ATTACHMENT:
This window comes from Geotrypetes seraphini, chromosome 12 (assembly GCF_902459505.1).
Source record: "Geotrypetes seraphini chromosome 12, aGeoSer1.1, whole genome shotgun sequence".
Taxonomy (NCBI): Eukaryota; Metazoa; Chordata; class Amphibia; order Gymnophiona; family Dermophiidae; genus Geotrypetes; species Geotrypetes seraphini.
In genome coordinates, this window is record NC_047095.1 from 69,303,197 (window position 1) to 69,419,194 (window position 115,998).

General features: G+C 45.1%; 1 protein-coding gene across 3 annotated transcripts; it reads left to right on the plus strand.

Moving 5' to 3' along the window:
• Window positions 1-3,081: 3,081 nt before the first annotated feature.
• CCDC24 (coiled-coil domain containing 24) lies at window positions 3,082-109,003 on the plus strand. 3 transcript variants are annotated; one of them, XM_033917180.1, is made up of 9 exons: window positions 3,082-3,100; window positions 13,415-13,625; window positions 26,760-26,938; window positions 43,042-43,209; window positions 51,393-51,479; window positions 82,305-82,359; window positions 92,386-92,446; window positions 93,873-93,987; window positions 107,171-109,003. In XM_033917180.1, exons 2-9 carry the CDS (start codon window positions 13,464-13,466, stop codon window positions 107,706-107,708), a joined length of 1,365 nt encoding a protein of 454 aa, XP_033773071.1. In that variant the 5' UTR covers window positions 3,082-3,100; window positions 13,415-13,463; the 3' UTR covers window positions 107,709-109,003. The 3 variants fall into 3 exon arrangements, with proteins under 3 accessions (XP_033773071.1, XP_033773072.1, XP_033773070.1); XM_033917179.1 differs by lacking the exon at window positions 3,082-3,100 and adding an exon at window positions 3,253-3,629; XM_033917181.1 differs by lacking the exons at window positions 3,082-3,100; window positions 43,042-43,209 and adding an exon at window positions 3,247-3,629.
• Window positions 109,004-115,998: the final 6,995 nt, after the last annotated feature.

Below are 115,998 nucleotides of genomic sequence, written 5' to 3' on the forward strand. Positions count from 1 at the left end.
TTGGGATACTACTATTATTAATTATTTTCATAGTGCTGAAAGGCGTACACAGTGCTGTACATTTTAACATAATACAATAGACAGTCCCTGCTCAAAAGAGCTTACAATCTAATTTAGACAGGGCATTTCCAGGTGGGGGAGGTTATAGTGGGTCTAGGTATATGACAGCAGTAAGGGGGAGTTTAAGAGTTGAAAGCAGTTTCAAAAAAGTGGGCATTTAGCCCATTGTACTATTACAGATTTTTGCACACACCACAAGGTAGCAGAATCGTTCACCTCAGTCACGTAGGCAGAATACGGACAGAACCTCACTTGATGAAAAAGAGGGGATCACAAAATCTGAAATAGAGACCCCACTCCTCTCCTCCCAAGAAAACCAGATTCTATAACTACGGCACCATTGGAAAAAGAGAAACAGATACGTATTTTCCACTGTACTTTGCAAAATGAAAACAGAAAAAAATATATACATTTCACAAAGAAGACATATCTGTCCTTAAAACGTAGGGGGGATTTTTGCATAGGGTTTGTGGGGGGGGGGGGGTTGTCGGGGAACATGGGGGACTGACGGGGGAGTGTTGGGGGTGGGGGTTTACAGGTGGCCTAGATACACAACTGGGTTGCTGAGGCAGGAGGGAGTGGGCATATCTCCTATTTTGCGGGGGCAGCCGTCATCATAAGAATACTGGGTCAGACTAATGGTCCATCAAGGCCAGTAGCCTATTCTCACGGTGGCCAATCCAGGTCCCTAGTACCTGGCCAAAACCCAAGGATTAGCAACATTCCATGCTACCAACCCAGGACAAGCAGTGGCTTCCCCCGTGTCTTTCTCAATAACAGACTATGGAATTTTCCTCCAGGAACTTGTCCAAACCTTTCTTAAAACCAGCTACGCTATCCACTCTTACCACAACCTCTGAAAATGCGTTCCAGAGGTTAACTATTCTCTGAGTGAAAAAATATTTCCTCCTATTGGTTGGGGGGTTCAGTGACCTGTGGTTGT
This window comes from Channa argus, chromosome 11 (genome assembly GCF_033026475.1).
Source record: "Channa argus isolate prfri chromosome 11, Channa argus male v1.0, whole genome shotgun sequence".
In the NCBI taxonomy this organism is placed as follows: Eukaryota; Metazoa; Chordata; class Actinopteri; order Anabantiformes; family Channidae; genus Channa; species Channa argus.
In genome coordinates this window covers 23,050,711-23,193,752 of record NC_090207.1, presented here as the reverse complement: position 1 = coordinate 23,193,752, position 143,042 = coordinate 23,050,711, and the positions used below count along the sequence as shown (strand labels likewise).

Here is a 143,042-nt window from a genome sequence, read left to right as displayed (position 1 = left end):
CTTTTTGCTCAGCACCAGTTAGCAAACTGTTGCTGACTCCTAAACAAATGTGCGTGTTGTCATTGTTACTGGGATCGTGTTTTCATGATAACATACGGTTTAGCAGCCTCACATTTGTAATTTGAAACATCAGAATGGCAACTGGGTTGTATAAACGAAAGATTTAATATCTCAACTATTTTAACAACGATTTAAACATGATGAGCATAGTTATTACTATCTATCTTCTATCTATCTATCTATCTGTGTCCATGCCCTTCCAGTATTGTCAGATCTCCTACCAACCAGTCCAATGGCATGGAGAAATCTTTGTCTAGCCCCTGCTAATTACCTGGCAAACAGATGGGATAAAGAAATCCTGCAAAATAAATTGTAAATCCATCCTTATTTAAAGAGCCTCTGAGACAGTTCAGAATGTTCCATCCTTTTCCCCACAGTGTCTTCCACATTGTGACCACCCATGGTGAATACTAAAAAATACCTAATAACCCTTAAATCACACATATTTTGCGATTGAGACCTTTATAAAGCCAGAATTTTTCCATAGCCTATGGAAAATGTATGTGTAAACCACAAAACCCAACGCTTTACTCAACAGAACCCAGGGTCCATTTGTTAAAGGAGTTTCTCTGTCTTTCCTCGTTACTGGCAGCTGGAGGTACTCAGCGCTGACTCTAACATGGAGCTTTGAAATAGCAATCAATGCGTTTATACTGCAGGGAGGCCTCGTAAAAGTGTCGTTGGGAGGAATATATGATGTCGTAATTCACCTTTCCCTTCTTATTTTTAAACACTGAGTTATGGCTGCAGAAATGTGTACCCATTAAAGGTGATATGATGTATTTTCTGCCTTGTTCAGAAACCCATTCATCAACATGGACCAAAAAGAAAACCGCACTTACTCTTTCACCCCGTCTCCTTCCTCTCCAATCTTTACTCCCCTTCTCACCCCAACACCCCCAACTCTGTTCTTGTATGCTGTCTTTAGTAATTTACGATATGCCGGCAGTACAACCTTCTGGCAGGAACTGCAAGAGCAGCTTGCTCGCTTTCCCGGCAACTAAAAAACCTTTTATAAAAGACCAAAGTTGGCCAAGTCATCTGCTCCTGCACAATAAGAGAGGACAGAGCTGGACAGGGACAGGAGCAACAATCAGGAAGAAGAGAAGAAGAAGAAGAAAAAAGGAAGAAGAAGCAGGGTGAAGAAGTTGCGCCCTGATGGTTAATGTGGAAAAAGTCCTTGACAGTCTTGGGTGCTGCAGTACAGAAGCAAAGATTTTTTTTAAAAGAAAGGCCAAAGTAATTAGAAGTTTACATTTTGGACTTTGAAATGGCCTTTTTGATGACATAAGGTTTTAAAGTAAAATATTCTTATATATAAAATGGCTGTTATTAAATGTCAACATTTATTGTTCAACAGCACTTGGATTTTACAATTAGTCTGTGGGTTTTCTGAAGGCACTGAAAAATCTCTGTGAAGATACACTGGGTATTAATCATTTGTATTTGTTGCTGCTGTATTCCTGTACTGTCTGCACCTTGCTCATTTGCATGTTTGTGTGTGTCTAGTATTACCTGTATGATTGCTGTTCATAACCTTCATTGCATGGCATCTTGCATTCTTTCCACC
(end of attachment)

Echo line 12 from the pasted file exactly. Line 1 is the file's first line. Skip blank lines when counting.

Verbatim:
This window comes from Channa argus, chromosome 11 (genome assembly GCF_033026475.1).